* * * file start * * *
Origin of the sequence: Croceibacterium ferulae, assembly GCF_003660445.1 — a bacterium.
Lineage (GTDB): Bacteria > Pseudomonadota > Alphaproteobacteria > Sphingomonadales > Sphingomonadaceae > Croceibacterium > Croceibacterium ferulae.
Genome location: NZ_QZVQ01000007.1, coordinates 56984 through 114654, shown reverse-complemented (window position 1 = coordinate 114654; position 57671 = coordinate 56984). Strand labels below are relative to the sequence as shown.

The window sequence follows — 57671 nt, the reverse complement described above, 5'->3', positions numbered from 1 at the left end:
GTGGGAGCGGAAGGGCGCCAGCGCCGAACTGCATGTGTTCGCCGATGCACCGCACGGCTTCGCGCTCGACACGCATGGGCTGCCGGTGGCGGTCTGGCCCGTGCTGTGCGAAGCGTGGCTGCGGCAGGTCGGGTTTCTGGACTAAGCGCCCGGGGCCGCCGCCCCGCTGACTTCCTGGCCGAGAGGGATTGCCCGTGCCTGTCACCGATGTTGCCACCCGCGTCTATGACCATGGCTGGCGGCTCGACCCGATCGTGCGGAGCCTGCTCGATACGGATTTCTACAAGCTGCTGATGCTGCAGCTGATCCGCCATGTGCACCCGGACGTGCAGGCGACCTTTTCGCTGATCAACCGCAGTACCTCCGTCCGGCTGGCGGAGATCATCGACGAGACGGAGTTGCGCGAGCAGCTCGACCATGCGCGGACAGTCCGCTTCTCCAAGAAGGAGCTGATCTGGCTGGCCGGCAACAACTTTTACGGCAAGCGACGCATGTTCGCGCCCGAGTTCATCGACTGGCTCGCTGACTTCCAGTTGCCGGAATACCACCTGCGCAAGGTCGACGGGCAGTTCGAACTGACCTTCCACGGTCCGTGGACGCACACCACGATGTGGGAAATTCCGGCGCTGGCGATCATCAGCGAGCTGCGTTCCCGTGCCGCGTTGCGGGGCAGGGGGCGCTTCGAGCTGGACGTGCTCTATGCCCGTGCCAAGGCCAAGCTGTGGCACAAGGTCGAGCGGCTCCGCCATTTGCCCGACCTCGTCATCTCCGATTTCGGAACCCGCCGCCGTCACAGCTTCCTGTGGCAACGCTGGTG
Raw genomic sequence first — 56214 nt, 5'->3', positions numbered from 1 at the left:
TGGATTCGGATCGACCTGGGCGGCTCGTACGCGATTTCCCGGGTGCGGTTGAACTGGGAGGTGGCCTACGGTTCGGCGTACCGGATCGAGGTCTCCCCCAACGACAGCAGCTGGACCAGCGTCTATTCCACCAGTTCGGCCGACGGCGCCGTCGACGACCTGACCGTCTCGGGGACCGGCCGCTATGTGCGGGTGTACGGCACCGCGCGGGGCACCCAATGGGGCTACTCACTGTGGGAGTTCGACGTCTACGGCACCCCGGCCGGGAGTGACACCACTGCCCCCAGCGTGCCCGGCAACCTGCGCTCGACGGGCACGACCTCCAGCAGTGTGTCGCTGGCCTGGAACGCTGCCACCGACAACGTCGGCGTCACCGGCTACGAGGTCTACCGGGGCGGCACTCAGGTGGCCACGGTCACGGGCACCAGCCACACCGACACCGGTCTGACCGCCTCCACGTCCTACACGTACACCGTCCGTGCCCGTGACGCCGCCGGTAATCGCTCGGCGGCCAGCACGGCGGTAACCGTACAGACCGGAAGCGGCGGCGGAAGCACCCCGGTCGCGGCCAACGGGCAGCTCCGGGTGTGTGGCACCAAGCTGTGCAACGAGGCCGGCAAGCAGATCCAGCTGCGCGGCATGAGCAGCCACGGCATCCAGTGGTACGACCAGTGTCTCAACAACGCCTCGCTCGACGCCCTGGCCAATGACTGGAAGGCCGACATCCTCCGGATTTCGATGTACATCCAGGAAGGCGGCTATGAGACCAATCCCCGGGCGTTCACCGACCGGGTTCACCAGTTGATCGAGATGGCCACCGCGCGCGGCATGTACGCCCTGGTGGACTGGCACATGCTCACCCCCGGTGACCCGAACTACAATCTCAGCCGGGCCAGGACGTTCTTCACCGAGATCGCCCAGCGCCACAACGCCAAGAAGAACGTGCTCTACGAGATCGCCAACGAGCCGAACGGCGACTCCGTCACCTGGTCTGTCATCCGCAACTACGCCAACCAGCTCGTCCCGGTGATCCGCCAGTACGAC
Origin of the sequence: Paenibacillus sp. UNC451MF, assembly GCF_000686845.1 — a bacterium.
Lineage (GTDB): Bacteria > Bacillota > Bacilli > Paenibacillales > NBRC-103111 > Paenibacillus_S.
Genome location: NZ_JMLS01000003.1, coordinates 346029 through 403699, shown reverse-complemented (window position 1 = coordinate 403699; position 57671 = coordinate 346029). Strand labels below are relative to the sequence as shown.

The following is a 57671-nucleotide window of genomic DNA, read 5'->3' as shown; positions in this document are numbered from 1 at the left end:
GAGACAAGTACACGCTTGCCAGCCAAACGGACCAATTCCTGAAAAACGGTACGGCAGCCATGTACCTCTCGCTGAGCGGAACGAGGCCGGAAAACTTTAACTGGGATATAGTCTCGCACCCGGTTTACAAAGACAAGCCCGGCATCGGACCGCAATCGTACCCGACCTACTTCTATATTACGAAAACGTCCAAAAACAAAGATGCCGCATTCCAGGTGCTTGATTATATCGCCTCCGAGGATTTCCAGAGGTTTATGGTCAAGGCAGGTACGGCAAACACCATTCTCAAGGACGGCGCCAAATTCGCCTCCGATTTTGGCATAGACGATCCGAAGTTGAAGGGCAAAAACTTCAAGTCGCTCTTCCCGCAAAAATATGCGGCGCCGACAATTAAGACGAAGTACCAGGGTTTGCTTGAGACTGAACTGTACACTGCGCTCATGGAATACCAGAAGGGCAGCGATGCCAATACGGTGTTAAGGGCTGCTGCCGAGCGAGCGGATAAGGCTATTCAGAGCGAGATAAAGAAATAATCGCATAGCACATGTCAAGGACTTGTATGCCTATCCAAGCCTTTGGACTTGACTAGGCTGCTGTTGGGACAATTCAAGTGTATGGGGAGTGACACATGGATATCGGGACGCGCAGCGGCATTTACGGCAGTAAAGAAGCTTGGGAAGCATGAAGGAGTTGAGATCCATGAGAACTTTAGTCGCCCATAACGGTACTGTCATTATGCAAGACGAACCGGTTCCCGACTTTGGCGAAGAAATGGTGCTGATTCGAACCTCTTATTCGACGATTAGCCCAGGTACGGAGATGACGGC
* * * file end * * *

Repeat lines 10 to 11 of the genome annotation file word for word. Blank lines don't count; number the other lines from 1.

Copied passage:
Genome location: NZ_JMLS01000003.1, coordinates 346029 through 403699, shown reverse-complemented (window position 1 = coordinate 403699; position 57671 = coordinate 346029). Strand labels below are relative to the sequence as shown.

The following is a 57671-nucleotide window of genomic DNA, read 5'->3' as shown; positions in this document are numbered from 1 at the left end: